During the 1900 Universal Exhibition in Paris, the Finnish pavilion was acclaimed by all who saw it. What astonished and delighted everyone was the ease with which the Finnish national spirit was integrated into the search for contemporary forms, more concerned at the beginning of the 20th century with responding to the new requirements of "modern" man than producing something new for its own sake.
For the building's interior, the architect Eliel Saarinen (1873-1950) stepped aside for another master craftsman, Akseli Gallen-Kallela. Although a painter, he designed a number of the decorative art models– wood panels, furniture, wall hangings, rugs, fabrics, and fireplaces - presented in the pavilion. The textile products were from the workshops of Suomen Käsityön Ystävät (The Friends of Finnish Handicraft), created in Helsinki in 1879 to carry on national traditions and rural skills. This distinctive identity led the Exhibition jury to award it a gold medal. The jury was "particularly [...] impressed by a hanging with a very original composition designed by the artist M. Gallen". This composition, nowadays an icon of Scandinavian design, is none other than this Flame.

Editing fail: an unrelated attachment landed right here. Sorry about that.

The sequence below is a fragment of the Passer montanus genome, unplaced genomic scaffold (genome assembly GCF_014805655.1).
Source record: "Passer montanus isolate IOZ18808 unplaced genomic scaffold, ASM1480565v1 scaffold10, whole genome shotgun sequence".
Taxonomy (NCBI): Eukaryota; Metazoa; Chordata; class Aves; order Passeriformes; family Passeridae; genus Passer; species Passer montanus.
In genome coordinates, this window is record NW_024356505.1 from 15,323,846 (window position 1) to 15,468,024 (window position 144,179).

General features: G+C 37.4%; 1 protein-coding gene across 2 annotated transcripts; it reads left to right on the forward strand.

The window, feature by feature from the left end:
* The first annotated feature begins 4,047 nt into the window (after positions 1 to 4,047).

The example in the Musée d'Orsay is from a later version created between 1905 and1906. The flames are those from the 1900 version, decorated with a geometric motif inspired by Scandinavian folklore. But the fern motif which ran through the whole tapestry has disappeared, replaced by green tongues giving off red flames. The upper part of the piece has a uniform background of cream beige which creates a particularly dynamic asymmetric effect and a feeling of robust simplicity.